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Comment:[doc] syntax update
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User & Date: olr on 2020-04-13 09:25:23
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2020-04-13
11:11
[fr] ajustements check-in: 6bf6e60197 user: olr tags: fr, trunk
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[doc] syntax update check-in: 0ac7e8df1f user: olr tags: doc, trunk
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Changes

Modified doc/syntax.txt from [c2a94b6c6f] to [97c9a7a212].

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# Writing rules for Grammalecte

Note: This documentation is a __draft__. Information may be obsolete or incomplete.


## Files required

The rules file for your language must be named `rules.grx` in the folder `gc_lang/<lang>/`.
The settings file must be named `config.ini`.

These files are simple UTF-8 text files.


## Principles

Grammalecte is a bi-passes grammar checker engine. On the first pass, the
engine checks the text paragraph by paragraph. On the second pass, the engine
check the text sentence by sentence.

You may alter how sentences are split by removing punctuation marks during the first pass.

................................................................................
* flags “LCR” for the regex word boundaries and case sensitiveness
* [optional] option name (the rule is active only if the option defined by user or config is active)
* [optional] rule name (named rules can be disabled by user or by config)
* [optional] priority number
* a regex pattern trigger
* a list of actions

A token rules is defined by:

* rule name
* [optional] priority number
* one or several lists of tokens
* a list of actions (the action is active only if the option defined by user or config is active)

Token rules must be defined within a graph.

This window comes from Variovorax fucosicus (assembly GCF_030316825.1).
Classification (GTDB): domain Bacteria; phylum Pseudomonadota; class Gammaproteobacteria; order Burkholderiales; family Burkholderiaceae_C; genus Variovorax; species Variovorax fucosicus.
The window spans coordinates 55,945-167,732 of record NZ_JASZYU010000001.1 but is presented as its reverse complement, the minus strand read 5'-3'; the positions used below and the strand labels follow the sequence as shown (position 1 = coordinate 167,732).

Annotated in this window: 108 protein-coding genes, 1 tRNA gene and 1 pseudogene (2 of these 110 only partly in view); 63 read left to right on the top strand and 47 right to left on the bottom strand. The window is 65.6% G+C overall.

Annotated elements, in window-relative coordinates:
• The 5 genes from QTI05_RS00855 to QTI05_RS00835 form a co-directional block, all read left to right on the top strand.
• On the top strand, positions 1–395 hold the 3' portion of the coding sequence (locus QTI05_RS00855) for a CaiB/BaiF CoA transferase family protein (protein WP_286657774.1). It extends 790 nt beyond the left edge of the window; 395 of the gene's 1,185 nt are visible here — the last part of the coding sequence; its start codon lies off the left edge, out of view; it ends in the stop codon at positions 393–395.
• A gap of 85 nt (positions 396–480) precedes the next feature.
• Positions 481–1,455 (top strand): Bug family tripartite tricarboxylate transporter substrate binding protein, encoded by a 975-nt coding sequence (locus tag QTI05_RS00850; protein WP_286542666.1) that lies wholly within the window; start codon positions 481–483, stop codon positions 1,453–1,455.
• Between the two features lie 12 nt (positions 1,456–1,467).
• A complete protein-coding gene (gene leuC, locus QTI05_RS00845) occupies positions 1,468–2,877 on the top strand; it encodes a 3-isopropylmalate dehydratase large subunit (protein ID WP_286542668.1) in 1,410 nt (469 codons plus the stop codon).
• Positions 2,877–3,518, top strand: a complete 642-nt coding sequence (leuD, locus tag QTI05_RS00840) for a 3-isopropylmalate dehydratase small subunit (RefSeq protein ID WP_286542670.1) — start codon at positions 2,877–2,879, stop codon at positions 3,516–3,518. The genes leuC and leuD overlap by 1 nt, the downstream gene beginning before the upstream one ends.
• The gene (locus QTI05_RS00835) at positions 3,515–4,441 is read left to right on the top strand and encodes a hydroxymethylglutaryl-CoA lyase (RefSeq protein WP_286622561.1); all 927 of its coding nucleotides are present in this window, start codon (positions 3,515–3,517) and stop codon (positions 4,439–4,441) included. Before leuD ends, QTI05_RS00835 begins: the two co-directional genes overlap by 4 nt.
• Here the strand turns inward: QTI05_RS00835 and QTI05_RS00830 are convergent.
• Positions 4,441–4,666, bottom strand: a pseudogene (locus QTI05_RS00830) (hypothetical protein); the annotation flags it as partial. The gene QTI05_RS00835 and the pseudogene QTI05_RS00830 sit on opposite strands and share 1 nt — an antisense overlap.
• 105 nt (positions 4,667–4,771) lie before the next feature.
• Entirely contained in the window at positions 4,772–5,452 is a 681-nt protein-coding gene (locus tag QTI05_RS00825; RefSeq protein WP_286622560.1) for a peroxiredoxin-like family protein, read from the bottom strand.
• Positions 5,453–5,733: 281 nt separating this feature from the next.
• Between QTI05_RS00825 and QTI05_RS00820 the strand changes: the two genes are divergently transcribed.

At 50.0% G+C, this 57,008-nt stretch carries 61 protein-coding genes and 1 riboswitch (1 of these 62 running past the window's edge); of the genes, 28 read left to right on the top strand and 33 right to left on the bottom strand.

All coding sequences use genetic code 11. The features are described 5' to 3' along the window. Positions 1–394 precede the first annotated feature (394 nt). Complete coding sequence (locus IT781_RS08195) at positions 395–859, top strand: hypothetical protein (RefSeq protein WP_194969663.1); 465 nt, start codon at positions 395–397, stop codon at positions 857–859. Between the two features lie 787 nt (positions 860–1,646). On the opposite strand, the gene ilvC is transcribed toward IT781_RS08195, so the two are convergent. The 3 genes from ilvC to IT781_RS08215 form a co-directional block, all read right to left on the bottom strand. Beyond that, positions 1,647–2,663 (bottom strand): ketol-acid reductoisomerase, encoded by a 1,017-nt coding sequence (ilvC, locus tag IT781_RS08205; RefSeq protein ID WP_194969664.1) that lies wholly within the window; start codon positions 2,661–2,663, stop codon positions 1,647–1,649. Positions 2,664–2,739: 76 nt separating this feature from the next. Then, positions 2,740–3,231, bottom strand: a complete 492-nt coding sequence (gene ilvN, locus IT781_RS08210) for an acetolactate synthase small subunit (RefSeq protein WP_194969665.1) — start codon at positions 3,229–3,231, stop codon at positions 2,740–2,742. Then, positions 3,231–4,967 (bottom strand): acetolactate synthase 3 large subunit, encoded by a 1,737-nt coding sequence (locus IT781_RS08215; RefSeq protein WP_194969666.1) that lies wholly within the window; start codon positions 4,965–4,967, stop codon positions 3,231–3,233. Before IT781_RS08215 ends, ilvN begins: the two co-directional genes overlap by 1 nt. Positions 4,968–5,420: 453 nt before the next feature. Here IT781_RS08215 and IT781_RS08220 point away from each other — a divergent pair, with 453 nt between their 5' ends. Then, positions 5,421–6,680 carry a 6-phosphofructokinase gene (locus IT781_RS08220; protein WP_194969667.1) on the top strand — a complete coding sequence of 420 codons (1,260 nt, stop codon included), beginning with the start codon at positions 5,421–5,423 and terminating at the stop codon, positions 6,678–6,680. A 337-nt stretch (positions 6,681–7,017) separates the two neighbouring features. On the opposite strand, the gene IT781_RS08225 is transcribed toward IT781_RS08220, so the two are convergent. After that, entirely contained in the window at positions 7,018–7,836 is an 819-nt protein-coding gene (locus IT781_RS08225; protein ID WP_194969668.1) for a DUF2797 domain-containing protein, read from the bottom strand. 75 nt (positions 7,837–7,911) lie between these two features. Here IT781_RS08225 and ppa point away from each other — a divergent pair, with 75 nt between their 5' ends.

................................................................................
There is no limit to the number of actions and the type of actions a rule can
launch. Each action has its own condition to be triggered.

There are several kinds of actions:

* Error warning, with a message, and optionally suggestions, and optionally a URL
* Text transformation, modifying internally the checked text
* [second pass only] Disambiguation action
* [second pass only] Tagging token
* [second pass only] Immunity rules


On the first pass, you can only write regex rules.
On the second pass, you can write regex rules and token rules. All tokens rules must be written within a graph.

## Syntax details



### Comments

Lines beginning with `#` are comments.


### End of parsing

With the command `#END` at the beginning of a line, the parser won’t go further.
Whatever is written after will be considered as comments.


## Regex rule syntax

    __LCR/option(rulename)!priority__
        pattern
            <<- condition ->> error_suggestions             # message_error|URL
            <<- condition ~>> text_rewriting
            <<- condition =>> commands_for_disambiguation
            ...
................................................................................

Patterns are written with the Python syntax for regular expressions:
http://docs.python.org/library/re.html

There can be one or several actions for each rule, executed following the order they are
written.

Optional:

* option
* rulename
* priority
* conditions
* URL


LCR flags means:

* L: Left boundary for the regex
* C: Case sensitiveness
* R: Right boundary for the regex

................................................................................
Example. Back reference in messages.

    (fooo) bar <<- ->> foo      # “\1” should be:


### Pattern matching

Repeating pattern matching of a single rule continues after the previous matching, so
instead of general multiword patterns, like

        (\w+) (\w+) <<- some_check(\1, \2) ->> \1, \2 # foo

use

        (\w+) <<- some_check(\1, word(1)) ->> \1, # foo


### Definitions

Grammalecte supports definitions to simplify the description of complex rules.




















































Example:

    DEF: name pattern




Usage in the rules:




    ({name}) (\w+) ->> "\1-\2"          # Missing hyphen?





### Multiple suggestions


Use `|` in the replacement text to add multiple suggestions:



Example. Foo, FOO, Bar and BAR suggestions for the input word "foo".


    foo <<- ->> Foo|FOO|Bar|BAR         # Did you mean:





### No suggestion


You can display message without making suggestions. For this purpose,
use a single character _ in the suggestion field.


Example. No suggestion.

    foobar <<- ->> _                    # Message
































































































### Positioning

Positioning is valid only for error creation and text rewriting.


By default, the full pattern will be underlined with blue. You can shorten the
underlined text area by specifying a back reference group of the pattern.
Instead of writing ->>, write -n>>  n being the number of a back reference